Secretary of Defense Chuck Hagel got an earful yesterday from his Chinese hosts on the PRC’s ambitions in the South China Sea. Hagel appeared at a joint press conference with General Chang Wanquan, Hagel’s counterpart in the PRC, and got an earful according to the New York Times:
The minister, Gen. Chang Wanquan, affirmed that China would not be first to launch an attack over the territorial dispute. But he accused Japan of “confusing the right with the wrong” in its assertion of control over the disputed islands in the East China Sea, which are known as the Senkaku in Japan and as the Diaoyu in China.
“China has indisputable sovereignty over the Diaoyu Islands,” General Chang said. He added that on the issue of what he called “territorial sovereignty,” China would “make no compromise, no concession, no treaty.”
He continued, “The Chinese military can assemble as soon as summoned, fight any battle and win.”
The good news is that Mr. Hagel did not back down:
At one point, Mr. Hagel appeared impatient, wagging his finger. “The Philippines and Japan are longtime allies of the United States,” he said. “We have mutual self-defense treaties with each of those countries” he continued, adding that the United States was “fully committed to those treaty obligations.”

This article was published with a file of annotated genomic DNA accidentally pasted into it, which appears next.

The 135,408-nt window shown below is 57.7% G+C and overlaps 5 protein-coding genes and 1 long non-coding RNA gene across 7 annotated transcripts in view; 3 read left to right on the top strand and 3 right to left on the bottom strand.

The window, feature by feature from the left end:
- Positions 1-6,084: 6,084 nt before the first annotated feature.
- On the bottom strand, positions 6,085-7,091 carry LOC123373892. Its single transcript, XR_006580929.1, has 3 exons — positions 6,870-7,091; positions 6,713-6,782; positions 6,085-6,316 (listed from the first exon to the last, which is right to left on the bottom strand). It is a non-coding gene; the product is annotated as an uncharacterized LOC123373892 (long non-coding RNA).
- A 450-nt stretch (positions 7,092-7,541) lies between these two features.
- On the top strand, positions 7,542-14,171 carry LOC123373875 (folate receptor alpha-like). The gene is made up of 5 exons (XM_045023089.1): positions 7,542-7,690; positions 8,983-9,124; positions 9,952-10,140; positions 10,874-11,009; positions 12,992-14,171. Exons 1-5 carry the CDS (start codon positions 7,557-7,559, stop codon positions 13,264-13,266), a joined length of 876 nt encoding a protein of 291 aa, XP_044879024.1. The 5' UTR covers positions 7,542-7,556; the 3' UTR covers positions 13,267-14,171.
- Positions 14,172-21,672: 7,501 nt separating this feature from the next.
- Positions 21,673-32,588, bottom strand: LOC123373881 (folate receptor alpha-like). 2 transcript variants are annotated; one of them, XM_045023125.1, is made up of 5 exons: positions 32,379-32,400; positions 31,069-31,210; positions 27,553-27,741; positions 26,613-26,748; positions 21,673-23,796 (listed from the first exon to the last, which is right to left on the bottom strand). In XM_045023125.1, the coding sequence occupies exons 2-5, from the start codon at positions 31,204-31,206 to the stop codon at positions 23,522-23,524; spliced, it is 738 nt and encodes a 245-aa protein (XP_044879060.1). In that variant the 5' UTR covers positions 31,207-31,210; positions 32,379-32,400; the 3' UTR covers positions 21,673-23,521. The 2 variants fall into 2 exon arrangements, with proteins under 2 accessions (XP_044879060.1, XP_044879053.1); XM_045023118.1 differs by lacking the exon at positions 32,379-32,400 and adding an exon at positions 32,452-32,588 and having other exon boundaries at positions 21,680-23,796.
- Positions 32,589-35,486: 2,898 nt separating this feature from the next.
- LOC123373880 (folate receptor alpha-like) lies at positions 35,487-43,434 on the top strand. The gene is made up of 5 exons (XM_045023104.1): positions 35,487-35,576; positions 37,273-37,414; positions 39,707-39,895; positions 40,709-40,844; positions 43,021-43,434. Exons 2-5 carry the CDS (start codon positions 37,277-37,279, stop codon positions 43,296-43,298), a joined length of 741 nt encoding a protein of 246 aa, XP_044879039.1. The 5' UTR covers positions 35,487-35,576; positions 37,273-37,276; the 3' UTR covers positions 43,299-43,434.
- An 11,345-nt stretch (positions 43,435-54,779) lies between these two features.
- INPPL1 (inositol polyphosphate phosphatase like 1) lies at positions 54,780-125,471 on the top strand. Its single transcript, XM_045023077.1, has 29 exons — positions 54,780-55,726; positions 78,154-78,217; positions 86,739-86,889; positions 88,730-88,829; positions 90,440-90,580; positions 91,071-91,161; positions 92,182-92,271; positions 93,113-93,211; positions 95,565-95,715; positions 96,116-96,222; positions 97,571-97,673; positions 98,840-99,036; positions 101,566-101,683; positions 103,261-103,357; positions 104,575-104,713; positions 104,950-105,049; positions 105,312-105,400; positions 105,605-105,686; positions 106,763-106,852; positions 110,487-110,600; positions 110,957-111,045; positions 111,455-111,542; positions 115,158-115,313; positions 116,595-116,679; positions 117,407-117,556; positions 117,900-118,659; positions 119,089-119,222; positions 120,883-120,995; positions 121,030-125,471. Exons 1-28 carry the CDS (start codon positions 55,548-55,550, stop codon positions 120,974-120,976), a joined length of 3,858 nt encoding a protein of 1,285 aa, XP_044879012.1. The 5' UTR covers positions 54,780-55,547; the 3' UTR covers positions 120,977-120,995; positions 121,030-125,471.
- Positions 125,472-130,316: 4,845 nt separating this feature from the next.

Mr. Hagel accused China of adding to tensions in the region by unilaterally declaring an air defense zone in the East China Sea with “no collaboration, no consultation.” Such moves, he warned, could “eventually get to dangerous conflict.”
The bad news is that Mr. Hagel’s budget does not equip the United States with enough ships to deter Chinese aggression in the South China Sea. That aggression is detailed in the wonderfully reported and written Asia’s Cauldron, the new book by Robert D. Kaplan, who was my guest last week. The transcript of my conversation with Kaplan from last week is here. No one who hear the interview, or read the transcript or better yet the book itself will have been surprised by the sparks at yesterday’s press conference.